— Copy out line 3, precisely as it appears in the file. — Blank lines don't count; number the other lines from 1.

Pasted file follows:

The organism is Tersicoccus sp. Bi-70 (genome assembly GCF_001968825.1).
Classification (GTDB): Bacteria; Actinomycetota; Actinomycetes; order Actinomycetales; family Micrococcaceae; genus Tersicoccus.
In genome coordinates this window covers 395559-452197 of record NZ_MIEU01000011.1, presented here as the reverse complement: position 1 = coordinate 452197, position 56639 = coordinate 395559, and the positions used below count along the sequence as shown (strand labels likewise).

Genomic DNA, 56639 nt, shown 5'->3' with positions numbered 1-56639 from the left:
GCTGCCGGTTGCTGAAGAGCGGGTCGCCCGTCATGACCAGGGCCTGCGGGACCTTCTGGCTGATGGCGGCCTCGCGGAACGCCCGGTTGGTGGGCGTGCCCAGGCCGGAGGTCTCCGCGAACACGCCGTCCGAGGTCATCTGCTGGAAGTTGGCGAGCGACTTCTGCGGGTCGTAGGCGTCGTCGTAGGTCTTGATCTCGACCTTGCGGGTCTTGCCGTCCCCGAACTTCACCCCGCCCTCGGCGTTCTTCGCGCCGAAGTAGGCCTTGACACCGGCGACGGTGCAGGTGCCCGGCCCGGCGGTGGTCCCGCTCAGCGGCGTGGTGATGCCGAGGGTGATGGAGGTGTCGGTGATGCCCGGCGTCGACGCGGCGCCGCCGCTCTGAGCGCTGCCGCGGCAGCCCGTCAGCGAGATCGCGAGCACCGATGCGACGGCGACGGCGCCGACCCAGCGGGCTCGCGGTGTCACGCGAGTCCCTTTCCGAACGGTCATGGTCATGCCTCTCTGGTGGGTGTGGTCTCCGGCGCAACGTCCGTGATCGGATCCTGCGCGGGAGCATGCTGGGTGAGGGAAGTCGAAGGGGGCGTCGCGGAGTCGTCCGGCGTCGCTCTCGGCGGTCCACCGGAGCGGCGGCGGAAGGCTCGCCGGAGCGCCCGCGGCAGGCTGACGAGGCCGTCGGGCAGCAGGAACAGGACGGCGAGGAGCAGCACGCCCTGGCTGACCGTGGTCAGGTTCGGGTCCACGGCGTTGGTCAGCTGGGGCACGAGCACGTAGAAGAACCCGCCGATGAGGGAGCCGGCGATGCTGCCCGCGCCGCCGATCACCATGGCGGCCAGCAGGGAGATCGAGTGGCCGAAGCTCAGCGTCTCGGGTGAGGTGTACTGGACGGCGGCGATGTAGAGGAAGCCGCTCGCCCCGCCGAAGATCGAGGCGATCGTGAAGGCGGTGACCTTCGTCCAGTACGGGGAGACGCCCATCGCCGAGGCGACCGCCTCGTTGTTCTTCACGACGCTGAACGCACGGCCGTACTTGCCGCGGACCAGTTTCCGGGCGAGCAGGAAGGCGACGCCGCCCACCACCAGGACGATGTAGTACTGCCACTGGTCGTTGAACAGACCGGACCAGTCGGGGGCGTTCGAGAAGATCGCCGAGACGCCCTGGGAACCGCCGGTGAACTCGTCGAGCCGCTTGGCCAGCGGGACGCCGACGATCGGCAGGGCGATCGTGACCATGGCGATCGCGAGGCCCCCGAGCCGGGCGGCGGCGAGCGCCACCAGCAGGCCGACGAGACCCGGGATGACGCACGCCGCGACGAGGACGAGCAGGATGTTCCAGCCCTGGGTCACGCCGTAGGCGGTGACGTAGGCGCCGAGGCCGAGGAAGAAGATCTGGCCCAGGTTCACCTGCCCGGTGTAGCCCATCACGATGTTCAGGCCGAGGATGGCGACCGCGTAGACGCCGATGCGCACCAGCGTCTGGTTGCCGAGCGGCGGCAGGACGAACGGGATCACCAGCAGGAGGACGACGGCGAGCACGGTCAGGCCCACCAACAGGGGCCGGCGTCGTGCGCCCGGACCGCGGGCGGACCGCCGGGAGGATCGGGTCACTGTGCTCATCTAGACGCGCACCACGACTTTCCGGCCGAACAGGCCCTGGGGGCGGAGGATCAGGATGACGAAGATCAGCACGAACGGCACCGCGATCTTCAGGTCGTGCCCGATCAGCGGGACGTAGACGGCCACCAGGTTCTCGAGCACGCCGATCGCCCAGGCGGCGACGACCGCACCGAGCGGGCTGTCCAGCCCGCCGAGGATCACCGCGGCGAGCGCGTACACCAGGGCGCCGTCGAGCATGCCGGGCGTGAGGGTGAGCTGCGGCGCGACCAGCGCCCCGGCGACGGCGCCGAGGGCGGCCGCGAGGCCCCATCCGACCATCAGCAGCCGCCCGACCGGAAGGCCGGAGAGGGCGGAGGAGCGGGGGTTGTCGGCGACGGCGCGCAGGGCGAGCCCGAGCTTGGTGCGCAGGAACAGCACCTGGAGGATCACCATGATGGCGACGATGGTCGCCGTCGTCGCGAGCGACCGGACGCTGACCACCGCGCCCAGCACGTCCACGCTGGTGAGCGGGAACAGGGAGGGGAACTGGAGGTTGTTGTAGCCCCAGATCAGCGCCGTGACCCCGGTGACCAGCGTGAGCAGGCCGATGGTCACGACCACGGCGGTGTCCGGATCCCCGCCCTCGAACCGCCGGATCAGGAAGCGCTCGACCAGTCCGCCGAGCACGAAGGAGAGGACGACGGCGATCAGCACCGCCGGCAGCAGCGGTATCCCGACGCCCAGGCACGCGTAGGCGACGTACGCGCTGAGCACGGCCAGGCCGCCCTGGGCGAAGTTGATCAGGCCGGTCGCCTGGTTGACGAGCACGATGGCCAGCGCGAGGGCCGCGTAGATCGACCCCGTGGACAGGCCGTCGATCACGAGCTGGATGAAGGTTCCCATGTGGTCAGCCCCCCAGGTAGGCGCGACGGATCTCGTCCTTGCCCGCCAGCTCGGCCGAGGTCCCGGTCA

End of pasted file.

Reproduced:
In genome coordinates this window covers 395559-452197 of record NZ_MIEU01000011.1, presented here as the reverse complement: position 1 = coordinate 452197, position 56639 = coordinate 395559, and the positions used below count along the sequence as shown (strand labels likewise).